- Colour Dark red-brown
- Size About 5 to 16 mm long. Young are around 5 mm and will grow up to 16 mm as they become adults.
- Description Are a dark red-brown, with pale yellow wings and legs. They have short, thick forewings that cover and protect their hind wings, and a prominent pincer-like appendage, called a cerci, at the tip of its abdomen.
- Notes Earwigs often climb as high as possible before taking flight, typically preferring to run from one place to another.
What do earwigs look like
There are several species of earwigs, with the European earwig (Forficula auricularia) being the most common in Canada. As the name suggest, it was first introduced from Europe and is now well established in North America. It is dark-red in colour with prominent pincer-like appendage (cerci) at the tip of its abdomen. It measures about 16 mm long, with pale yellow wings and legs. The antennae are long with 12 segments. In preparation for flying, earwigs have been observed to climb as high as possible before taking flight. However, they do not typically fly and prefer to run from one place to another.
Why do I have earwigs
The European earwig seeks out dark places rich in moisture, so often rest under tree bark or beneath stones. However they are also attracted to the narrow cracks in foundations, under floorboards, and in other tight spaces around the home.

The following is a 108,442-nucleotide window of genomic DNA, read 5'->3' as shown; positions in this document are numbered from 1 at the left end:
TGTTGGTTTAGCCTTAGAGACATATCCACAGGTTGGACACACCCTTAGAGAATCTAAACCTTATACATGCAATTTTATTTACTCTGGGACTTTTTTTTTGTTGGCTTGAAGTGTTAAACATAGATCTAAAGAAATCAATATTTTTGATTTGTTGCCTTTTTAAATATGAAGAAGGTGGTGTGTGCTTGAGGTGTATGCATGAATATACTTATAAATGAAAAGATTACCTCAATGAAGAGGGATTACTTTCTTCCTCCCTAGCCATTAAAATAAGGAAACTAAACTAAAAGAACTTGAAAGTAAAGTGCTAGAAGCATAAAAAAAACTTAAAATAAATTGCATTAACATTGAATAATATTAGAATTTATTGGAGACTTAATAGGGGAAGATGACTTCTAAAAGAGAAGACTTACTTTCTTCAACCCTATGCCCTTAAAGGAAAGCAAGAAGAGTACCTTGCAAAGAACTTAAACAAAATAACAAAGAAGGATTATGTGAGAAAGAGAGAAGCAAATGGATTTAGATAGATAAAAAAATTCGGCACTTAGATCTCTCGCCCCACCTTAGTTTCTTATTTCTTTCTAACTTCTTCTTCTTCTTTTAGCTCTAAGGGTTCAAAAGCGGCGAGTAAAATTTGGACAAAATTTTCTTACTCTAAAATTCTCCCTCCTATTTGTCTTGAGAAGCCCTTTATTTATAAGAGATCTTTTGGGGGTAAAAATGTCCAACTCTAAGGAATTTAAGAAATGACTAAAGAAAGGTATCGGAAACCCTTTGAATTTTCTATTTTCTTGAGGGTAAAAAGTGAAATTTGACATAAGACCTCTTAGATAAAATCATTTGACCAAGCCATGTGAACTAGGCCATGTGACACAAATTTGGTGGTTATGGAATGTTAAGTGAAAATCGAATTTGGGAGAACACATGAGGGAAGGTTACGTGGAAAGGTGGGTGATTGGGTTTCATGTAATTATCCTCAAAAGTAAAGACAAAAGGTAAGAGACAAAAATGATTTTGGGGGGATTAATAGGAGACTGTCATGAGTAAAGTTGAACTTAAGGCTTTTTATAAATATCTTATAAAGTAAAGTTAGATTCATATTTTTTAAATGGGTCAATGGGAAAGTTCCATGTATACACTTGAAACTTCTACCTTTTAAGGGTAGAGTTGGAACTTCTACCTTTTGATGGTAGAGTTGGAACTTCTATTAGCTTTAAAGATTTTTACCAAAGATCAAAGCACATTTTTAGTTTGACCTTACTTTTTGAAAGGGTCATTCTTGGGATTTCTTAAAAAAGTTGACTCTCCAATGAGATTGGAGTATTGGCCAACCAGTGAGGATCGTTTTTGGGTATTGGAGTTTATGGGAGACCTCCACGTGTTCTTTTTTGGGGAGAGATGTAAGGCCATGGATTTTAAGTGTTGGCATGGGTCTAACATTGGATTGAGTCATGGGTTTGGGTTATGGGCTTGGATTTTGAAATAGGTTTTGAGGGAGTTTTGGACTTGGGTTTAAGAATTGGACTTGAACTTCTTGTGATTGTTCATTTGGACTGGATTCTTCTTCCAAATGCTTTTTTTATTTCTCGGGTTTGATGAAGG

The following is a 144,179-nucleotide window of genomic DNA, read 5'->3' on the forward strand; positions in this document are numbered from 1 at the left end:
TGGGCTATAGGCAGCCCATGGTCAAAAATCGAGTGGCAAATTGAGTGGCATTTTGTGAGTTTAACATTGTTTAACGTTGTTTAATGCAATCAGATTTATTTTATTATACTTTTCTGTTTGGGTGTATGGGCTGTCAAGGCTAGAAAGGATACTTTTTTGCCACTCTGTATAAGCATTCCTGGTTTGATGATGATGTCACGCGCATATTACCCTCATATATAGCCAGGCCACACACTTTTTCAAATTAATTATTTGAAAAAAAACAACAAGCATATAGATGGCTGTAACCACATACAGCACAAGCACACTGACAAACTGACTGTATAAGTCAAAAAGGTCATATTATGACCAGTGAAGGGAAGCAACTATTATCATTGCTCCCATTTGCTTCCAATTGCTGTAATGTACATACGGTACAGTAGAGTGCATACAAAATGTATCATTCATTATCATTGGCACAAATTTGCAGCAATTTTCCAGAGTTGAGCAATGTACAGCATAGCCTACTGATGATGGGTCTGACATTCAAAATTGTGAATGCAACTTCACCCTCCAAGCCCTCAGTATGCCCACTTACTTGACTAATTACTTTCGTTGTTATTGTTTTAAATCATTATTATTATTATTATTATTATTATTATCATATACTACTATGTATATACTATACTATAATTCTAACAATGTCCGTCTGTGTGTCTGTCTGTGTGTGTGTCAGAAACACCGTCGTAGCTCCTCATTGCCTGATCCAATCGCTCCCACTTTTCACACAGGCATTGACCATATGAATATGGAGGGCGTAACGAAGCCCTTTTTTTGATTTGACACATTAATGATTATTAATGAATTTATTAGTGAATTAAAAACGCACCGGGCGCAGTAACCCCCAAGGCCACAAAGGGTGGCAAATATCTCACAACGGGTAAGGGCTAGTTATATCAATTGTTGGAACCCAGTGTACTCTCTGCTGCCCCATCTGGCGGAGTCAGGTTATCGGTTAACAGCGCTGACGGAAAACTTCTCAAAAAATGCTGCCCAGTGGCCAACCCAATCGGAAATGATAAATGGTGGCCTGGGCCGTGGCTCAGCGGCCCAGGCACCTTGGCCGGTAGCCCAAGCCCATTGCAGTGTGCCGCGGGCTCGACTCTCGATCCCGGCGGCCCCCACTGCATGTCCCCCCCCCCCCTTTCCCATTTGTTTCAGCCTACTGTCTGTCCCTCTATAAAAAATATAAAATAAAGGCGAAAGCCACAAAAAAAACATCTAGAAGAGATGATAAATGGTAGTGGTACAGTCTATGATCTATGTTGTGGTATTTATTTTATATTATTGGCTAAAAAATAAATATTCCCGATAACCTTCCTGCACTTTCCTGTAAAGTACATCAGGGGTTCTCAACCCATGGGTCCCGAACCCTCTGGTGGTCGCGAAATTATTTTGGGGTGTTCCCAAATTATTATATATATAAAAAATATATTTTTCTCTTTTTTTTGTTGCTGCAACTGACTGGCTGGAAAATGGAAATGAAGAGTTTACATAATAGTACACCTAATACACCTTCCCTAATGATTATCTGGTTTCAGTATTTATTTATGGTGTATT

Damp and dark basement areas with multiple cracks in the foundation provide perfect hiding places for earwigs. Garbage and refuse may also attract earwigs, as will piles of leaves, vegetation, and mulched areas.
When foraging at night, earwigs like to feed on dead or decaying vegetable matter, dead insects, spiders, aphids, caterpillar pupae, and other small invertebrates. They use their cerci to grab and hold prey, including, before bending back to move the food to their mouthparts.
How worried should I be about earwigs
It’s a common misperception that earwigs crawl into the ear canal of sleeping humans and bore into their brains. In reality, earwigs do not attack, however when defending themselves, they may give a short nip and discharge a foul-smelling yellow brown liquid.
The earwig can be beneficial, since it aids the decomposition of detritus and feeds on destructive insects – but it can also feed on flowers, vegetables, ornamental trees, and shrubs. In large enough numbers, earwigs can eventually kill healthy plants.
An infestation is not easily tackled, as earwigs release a pheromone in their feces to attract other earwigs to the spot. Even if you kill existing earwigs, more could be on the way. To be truly sure you’ve eradicated your earwig infestation, contact a professional pest control service.
How can I prevent earwigs invading
Remove any decaying vegetation around, Clear leaf piles, grass clippings, and compost, Fix leaky downspouts and reroute drains, Repair broken irrigation systems, Seal cracks and crevices in foundations, walls and around doors and windows
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